The need for the UK’s district heating industry to be properly regulated has been emphasised by a survey from leading consumer watchdog, Which?
The watchdog has called on the British government to reconsider allowing the UK’s emerging district heat market to operate without regulation, after research revealed that many customers feel ripped off and confused by contracts they cannot escape from.
The report, unveiled yesterday, said some district heat providers effectively create monopolies because properties linked into the networks cannot switch suppliers if they are unhappy with the service.
The news, which comes just at a time when the Association for Decentralised Energy is pushing its new code of practice, called Heat Trust.
Around 210,000 homes in the UK are currently connected to the networks and this is expected to rise to eight million by 2030 as part of efforts to reduce greenhouse gas emissions from the heat sector.
More advanced consumer protection schemes are in evidence where the industry is more mature, across continental Europe, North America and Korea. Success in Denmark means that nearly two-thirds of people there receive their heat via networks.
But the UK market is still at early stages and, unlike electricity and gas, heat is not regulated. This decision was taken as part of the government’s efforts to drive investment in the sector by avoiding red tape.
Which? says this voluntary code of conduct scheme drawn up by the industry may not go far enough to protect consumers and that regulation will be required in the long term.
Richard Lloyd, Which? executive director, said in a statement. “We found widespread consumer dissatisfaction with costs and poor customer service among the key concerns.
“Our report raises a number of red flags, and government and regulators must act to improve consumer protection and review pricing to ensure it is fair.”
Researchers at Which? conducted a series of focus groups and telephone interviews with consumers on district heating networks. It also collected price data on more than 50 schemes supplying heat to around 87,000 households.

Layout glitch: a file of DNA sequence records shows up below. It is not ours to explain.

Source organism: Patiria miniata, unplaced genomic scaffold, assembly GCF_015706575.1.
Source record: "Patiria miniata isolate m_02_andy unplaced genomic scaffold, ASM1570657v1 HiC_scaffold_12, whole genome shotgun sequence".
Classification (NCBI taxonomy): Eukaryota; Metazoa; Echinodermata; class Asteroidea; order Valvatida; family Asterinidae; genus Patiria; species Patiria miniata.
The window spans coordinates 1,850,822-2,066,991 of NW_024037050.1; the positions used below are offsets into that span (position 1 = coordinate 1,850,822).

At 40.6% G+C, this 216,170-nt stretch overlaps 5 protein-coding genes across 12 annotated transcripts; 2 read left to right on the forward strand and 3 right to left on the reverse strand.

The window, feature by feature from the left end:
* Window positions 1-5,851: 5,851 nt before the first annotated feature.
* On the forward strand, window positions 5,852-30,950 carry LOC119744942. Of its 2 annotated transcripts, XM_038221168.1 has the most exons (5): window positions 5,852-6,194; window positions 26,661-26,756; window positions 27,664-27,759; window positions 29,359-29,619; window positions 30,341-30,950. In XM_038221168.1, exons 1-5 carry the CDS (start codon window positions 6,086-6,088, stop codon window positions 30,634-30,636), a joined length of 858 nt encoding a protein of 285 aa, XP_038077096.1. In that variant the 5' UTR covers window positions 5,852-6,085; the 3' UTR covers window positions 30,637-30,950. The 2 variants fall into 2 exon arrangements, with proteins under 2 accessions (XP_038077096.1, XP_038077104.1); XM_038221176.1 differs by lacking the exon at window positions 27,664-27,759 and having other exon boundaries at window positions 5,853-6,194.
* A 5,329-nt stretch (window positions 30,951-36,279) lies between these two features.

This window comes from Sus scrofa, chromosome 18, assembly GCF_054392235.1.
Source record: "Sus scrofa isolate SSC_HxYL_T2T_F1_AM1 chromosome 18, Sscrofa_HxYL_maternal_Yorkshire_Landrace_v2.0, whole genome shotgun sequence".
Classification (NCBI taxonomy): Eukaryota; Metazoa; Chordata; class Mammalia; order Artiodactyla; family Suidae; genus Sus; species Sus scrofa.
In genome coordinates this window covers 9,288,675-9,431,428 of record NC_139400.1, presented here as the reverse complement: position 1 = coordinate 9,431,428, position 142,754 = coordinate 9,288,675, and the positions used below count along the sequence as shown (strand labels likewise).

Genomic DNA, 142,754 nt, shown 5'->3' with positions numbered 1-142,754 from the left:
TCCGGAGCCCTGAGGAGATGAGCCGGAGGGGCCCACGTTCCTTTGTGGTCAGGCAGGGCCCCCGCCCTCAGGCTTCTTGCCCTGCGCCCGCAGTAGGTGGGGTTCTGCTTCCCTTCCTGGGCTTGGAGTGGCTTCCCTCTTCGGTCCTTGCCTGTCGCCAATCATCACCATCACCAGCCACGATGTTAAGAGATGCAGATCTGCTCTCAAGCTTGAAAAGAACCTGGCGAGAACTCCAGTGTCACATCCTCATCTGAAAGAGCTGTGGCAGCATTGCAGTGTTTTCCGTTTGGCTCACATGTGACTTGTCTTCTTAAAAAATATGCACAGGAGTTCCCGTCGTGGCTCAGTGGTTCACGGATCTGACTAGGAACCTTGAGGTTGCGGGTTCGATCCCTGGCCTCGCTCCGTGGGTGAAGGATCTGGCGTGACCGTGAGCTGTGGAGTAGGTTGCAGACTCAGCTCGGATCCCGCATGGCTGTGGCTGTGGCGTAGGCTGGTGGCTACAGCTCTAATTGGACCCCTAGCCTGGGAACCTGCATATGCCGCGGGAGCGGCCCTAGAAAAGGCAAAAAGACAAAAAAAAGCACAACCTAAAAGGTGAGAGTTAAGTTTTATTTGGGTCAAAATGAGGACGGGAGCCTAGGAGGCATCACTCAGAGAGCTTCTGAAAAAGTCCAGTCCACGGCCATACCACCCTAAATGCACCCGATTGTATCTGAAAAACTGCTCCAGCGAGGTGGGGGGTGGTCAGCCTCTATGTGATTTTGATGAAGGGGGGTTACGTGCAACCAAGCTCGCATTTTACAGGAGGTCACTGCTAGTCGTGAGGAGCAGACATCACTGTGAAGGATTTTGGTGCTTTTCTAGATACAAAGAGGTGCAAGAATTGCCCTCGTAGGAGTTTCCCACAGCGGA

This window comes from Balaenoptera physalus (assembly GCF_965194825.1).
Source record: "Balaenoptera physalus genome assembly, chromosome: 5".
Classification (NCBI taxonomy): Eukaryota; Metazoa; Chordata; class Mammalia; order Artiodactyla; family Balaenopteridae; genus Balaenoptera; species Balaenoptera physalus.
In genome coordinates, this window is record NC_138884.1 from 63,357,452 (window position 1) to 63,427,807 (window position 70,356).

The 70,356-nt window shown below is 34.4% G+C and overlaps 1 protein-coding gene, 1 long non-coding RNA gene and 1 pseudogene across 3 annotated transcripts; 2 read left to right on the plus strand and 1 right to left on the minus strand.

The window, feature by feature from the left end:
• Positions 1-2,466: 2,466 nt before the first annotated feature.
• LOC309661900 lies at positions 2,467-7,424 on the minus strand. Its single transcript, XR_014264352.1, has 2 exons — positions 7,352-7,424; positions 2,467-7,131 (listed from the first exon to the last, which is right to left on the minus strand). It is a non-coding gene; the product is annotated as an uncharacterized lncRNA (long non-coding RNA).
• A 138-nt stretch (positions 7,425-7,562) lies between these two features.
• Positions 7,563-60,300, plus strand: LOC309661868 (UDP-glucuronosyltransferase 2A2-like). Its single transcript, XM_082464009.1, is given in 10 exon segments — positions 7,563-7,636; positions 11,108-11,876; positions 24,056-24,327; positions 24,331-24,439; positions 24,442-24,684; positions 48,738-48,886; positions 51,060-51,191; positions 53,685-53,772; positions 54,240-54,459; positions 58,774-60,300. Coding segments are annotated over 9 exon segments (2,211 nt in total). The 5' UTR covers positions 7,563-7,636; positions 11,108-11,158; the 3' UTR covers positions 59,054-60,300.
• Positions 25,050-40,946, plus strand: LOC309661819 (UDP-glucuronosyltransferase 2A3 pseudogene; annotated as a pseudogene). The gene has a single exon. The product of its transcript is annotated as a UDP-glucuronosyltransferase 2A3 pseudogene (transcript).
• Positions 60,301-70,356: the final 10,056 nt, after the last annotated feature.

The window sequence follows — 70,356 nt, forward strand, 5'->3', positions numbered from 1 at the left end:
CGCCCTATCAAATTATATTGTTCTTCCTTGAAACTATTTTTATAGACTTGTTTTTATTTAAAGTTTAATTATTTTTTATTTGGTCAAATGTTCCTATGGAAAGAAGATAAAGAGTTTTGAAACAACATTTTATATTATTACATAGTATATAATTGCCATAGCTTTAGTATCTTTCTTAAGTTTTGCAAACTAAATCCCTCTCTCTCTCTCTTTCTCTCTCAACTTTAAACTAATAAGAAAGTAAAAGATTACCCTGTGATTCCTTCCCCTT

Price was identified as the overriding issue for consumers, with some consumers saying they are being unfairly charged. One social housing tenant in London was paying £40 per month despite keeping the heating switched off. The differences in technology to gas networks also make it difficult for consumers to compare costs.
Other tenants said they were frustrated by the lack of transparency about what was covered in their bills. Consumers on one district heating scheme said they did not understand why the cost of running a biomass boiler was being used to calculate their tariff, given that the biomass boiler on their scheme was switched off.
There also appeared to be little chance for redress over poor customer service and complaints, as many have no access to Ombudsman schemes, unlike gas or electricity markets.
Dr Tim Rotheray, director of the Association for Decentralised Energy, said Heat Trust would tackle many of Which?’s concerns.
“Heat Trust will give consumers peace of mind and comparable levels of protection as for gas and electricity, cementing district heating’s role as the UK’s third energy network,” he said in a statement.
“A new code of practice will ensure all heat networks can be built and operated at the highest efficiency. And new metering and billing regulations will give both customers and policy makers better information about UK heat networks.
“District heating is a small and growing industry in the UK, and we welcome the Which? report’s recognition that these measures represent an important step forward.”